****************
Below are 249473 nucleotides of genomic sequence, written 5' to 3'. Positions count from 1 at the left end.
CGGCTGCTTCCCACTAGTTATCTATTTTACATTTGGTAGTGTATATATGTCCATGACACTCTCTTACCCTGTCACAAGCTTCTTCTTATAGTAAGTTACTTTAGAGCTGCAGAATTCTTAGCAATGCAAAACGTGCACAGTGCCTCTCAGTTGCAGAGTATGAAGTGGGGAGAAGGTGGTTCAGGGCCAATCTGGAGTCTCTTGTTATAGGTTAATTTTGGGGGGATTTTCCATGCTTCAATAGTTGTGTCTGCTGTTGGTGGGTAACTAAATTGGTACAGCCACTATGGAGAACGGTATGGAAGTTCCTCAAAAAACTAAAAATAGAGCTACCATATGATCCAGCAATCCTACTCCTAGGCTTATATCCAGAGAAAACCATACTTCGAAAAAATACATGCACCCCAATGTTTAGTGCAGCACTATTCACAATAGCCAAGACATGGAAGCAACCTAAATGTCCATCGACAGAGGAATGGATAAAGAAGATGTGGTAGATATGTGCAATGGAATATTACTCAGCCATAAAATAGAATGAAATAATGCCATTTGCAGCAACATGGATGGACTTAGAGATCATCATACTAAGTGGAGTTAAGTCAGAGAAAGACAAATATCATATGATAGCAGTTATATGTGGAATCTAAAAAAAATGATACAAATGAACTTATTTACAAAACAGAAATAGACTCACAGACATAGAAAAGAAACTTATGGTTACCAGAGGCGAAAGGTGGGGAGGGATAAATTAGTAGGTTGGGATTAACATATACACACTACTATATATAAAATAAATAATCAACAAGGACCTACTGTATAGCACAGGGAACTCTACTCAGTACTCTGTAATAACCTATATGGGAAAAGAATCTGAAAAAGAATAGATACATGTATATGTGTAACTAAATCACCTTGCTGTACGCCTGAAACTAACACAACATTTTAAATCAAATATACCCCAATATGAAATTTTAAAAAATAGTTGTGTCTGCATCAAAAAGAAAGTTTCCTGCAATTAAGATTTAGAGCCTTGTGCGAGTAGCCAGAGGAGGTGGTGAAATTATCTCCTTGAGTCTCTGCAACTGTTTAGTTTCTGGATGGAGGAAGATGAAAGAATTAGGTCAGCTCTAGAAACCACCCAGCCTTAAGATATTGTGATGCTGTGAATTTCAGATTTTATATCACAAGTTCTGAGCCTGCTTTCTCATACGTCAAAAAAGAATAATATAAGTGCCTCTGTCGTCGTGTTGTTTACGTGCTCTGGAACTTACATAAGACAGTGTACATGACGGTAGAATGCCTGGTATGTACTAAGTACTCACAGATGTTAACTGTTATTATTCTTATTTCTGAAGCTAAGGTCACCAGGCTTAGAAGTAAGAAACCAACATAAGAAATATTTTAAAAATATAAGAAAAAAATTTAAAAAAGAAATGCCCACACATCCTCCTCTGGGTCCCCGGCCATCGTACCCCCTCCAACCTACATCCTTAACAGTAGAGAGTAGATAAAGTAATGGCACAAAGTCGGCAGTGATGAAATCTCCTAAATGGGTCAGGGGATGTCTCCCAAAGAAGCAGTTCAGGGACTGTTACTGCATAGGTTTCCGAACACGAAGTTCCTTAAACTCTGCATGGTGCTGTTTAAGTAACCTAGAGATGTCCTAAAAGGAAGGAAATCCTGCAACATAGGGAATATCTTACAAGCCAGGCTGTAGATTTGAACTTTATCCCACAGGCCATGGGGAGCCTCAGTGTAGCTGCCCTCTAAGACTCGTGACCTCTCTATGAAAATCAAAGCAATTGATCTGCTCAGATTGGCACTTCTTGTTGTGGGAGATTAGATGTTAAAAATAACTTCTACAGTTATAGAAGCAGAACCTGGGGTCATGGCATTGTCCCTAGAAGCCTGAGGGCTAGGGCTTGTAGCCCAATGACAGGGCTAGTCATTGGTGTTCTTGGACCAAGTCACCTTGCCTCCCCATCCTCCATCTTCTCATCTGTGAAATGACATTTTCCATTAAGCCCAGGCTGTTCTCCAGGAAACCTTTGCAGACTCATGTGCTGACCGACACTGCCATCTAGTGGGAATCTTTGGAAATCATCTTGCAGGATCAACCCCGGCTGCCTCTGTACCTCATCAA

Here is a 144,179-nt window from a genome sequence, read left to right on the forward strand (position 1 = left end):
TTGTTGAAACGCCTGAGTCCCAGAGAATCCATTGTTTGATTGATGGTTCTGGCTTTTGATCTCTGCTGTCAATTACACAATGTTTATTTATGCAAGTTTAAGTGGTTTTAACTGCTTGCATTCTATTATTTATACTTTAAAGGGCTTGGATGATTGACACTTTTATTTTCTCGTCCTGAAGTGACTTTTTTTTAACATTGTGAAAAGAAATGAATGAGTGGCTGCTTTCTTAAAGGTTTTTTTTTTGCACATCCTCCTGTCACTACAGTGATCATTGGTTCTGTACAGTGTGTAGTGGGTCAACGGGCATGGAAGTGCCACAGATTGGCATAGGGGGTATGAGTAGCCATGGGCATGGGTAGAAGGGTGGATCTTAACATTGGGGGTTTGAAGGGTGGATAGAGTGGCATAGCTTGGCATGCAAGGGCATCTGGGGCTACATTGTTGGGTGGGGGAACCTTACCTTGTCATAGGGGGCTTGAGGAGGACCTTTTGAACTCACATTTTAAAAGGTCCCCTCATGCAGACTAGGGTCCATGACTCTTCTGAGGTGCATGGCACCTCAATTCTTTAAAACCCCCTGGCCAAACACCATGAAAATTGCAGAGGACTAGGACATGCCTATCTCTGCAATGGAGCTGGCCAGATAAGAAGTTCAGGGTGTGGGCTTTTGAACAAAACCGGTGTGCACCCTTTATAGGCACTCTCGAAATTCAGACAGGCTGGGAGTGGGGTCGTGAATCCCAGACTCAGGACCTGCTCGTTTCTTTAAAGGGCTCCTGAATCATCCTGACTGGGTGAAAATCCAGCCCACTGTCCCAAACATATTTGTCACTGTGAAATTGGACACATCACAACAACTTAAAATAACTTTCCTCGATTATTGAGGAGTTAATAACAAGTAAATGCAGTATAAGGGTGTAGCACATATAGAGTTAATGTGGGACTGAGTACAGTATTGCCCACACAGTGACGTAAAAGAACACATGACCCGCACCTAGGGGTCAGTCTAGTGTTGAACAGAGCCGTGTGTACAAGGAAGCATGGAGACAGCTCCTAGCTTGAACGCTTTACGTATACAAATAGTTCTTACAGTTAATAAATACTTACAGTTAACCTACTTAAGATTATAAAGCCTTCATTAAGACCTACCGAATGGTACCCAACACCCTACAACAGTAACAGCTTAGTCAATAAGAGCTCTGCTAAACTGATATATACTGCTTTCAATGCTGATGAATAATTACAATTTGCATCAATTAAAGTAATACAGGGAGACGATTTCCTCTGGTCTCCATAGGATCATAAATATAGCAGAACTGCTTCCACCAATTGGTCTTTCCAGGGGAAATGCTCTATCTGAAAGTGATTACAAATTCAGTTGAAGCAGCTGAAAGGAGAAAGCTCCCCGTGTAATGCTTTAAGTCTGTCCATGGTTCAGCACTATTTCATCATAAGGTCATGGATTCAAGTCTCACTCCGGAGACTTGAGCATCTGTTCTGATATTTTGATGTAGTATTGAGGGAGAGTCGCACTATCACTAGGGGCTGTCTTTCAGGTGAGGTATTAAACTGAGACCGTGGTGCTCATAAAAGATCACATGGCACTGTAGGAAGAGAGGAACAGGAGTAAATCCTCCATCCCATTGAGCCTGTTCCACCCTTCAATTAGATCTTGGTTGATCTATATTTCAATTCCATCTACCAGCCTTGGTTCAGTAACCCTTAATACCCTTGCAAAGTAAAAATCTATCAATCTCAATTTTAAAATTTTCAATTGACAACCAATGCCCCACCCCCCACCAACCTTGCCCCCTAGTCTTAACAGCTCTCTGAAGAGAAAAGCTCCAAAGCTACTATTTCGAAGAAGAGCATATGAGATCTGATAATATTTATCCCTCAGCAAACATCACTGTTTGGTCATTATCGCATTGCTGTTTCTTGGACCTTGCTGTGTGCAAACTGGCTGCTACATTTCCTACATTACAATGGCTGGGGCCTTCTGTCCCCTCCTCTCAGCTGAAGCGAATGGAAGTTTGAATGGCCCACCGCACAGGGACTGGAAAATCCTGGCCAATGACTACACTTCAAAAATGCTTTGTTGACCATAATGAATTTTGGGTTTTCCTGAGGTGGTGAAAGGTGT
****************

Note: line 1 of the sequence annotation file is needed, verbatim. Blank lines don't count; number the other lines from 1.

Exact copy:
Below are 249473 nucleotides of genomic sequence, written 5' to 3'. Positions count from 1 at the left end.